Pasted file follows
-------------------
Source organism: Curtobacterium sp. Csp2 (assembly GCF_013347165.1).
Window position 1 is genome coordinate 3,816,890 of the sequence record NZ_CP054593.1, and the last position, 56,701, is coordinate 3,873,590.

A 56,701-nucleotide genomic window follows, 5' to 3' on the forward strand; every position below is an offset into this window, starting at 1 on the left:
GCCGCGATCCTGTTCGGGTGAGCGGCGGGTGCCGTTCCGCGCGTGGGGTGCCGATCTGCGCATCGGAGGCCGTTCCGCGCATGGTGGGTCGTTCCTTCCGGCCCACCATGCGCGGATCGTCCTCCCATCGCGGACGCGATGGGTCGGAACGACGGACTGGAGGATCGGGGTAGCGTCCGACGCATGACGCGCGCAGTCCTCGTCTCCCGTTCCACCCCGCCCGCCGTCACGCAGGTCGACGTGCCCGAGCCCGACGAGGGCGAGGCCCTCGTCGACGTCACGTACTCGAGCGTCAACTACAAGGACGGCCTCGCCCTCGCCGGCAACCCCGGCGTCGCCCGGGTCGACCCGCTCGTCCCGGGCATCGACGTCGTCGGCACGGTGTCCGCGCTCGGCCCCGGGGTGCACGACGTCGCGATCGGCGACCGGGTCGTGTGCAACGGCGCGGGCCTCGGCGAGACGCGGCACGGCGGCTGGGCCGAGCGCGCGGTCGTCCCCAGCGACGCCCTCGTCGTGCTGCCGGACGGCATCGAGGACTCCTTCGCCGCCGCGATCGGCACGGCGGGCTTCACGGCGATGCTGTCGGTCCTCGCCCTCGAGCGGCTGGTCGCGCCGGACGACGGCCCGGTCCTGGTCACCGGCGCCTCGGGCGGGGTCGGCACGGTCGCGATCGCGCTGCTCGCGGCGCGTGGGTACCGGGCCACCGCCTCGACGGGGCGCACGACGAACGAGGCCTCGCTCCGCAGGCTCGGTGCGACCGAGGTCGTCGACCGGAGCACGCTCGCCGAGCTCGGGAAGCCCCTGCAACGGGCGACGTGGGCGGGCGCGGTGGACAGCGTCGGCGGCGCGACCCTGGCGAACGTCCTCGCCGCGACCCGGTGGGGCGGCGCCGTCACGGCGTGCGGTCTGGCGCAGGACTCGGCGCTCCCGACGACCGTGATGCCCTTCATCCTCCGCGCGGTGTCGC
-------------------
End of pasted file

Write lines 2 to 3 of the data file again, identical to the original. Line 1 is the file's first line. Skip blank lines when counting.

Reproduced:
Window position 1 is genome coordinate 3,816,890 of the sequence record NZ_CP054593.1, and the last position, 56,701, is coordinate 3,873,590.

A 56,701-nucleotide genomic window follows, 5' to 3' on the forward strand; every position below is an offset into this window, starting at 1 on the left: